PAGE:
Quick LocalStorage Usage in Vue

localStorage can be an incredibly useful tool in creating experiences for applications, extensions, documentation, and a variety of use cases. I’ve personally used it in each! In cases where you’re storing something small for the user that doesn’t need to be kept permanently, localStorage is our friend. Let’s pair localStorage with Vue, which I personally find to be a great, and easy-to-read developer experience.

Simplified example

I recently taught a Frontend Masters course where we built an application from start to finish with Nuxt. I was looking for a way that we might be able to break down the way we were building it into smaller sections and check them off as we go, as we had a lot to cover. localStorage was a gsolition, as everyone was really tracking their own progress personally, and I didn’t necessarily need to store all of that information in something like AWS or Azure.

Here’s the final thing we’re building, which is a simple todo list:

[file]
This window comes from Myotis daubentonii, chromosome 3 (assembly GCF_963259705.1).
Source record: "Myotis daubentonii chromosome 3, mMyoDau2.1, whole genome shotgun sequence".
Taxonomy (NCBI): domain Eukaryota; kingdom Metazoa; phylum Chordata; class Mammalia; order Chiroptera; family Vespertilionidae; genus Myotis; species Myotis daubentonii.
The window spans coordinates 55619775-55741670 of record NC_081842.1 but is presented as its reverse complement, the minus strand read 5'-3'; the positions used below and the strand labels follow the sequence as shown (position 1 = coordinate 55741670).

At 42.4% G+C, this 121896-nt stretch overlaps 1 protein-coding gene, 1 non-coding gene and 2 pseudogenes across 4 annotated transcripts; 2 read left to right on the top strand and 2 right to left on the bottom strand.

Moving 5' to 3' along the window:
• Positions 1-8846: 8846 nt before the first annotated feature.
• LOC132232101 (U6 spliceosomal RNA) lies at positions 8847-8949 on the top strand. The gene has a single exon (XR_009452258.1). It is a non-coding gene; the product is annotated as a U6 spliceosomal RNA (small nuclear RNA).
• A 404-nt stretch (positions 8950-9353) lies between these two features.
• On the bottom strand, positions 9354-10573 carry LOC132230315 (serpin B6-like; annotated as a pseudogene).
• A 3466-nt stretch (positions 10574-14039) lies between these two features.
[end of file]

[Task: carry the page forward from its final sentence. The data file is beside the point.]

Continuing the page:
CodePen Embed Fallback

Storing the data

We start by establishing the data we need for all the elements we might want to check, as well as an empty array for anything that will be checked by the user.

export default {
  data() {
    return {
      checked: [],
      todos: [
        "Set up nuxt.config.js",
        "Create Pages",
        // ...

We’ll also output it to the page in the template tag:

  <div id="app">
        What we're building
      <div v-for="todo in todos" :key="todo">
       <label :for="todo">{{ todo }}</label>

Mounting and watching

Currently, we’re responding to the changes in the UI, but we’re not yet storing them anywhere. In order to store them, we need to tell localStorage, “hey, we’re interested in working with you.” Then we also need to hook into Vue’s reactivity to update those changes. Once the component is mounted, we’ll use the mounted hook to select checked items in the todo list then parse them into JSON so we can store the data in localStorage:

mounted() {
  this.checked = JSON.parse(localStorage.getItem("checked"))

Now, we’ll watch that checked property for changes, and if anything adjusts, we’ll update localStorage as well!

watch: {
  checked(newValue, oldValue) {
    localStorage.setItem("checked", JSON.stringify(newValue));

That’s it!

That’s actually all we need for this example. This just shows one small possible use case, but you can imagine how we could use localStorage for so many performant and personal experiences on the web!

Source: CSS-tricks.com

0 0 votes
Article Rating
Notify of

Inline Feedbacks
View all comments
Would love your thoughts, please comment.x